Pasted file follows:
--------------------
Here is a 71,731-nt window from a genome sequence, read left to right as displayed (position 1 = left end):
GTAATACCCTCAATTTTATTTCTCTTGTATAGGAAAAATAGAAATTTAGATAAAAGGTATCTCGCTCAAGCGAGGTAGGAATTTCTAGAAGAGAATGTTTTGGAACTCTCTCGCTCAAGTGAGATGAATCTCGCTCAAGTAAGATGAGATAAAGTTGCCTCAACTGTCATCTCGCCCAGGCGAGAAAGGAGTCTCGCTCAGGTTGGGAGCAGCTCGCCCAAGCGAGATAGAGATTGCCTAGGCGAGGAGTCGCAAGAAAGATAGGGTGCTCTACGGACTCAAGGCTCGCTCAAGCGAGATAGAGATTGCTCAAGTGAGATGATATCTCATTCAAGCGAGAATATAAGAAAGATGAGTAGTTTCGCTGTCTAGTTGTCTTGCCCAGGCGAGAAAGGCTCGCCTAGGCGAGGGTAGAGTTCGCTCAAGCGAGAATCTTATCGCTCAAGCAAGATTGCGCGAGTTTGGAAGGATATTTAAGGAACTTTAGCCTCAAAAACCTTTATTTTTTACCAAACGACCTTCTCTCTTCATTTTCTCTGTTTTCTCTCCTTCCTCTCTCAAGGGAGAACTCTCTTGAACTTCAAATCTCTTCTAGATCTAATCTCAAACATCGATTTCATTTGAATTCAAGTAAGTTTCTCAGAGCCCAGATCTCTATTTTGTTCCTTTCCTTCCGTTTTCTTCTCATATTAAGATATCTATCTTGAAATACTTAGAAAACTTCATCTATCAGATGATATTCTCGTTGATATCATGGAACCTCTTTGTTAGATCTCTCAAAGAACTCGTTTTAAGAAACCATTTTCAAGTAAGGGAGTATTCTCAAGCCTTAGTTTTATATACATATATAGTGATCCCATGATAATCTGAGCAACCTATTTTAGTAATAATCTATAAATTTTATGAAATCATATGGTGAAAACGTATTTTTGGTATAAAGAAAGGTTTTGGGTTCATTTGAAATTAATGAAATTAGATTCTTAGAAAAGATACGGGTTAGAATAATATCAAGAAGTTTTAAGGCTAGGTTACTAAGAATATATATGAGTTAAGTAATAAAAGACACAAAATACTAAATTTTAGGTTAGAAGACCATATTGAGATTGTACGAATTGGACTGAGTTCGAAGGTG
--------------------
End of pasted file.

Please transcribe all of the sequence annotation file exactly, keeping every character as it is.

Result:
Here is a 71,731-nt window from a genome sequence, read left to right as displayed (position 1 = left end):
GTAATACCCTCAATTTTATTTCTCTTGTATAGGAAAAATAGAAATTTAGATAAAAGGTATCTCGCTCAAGCGAGGTAGGAATTTCTAGAAGAGAATGTTTTGGAACTCTCTCGCTCAAGTGAGATGAATCTCGCTCAAGTAAGATGAGATAAAGTTGCCTCAACTGTCATCTCGCCCAGGCGAGAAAGGAGTCTCGCTCAGGTTGGGAGCAGCTCGCCCAAGCGAGATAGAGATTGCCTAGGCGAGGAGTCGCAAGAAAGATAGGGTGCTCTACGGACTCAAGGCTCGCTCAAGCGAGATAGAGATTGCTCAAGTGAGATGATATCTCATTCAAGCGAGAATATAAGAAAGATGAGTAGTTTCGCTGTCTAGTTGTCTTGCCCAGGCGAGAAAGGCTCGCCTAGGCGAGGGTAGAGTTCGCTCAAGCGAGAATCTTATCGCTCAAGCAAGATTGCGCGAGTTTGGAAGGATATTTAAGGAACTTTAGCCTCAAAAACCTTTATTTTTTACCAAACGACCTTCTCTCTTCATTTTCTCTGTTTTCTCTCCTTCCTCTCTCAAGGGAGAACTCTCTTGAACTTCAAATCTCTTCTAGATCTAATCTCAAACATCGATTTCATTTGAATTCAAGTAAGTTTCTCAGAGCCCAGATCTCTATTTTGTTCCTTTCCTTCCGTTTTCTTCTCATATTAAGATATCTATCTTGAAATACTTAGAAAACTTCATCTATCAGATGATATTCTCGTTGATATCATGGAACCTCTTTGTTAGATCTCTCAAAGAACTCGTTTTAAGAAACCATTTTCAAGTAAGGGAGTATTCTCAAGCCTTAGTTTTATATACATATATAGTGATCCCATGATAATCTGAGCAACCTATTTTAGTAATAATCTATAAATTTTATGAAATCATATGGTGAAAACGTATTTTTGGTATAAAGAAAGGTTTTGGGTTCATTTGAAATTAATGAAATTAGATTCTTAGAAAAGATACGGGTTAGAATAATATCAAGAAGTTTTAAGGCTAGGTTACTAAGAATATATATGAGTTAAGTAATAAAAGACACAAAATACTAAATTTTAGGTTAGAAGACCATATTGAGATTGTACGAATTGGACTGAGTTCGAAGGTG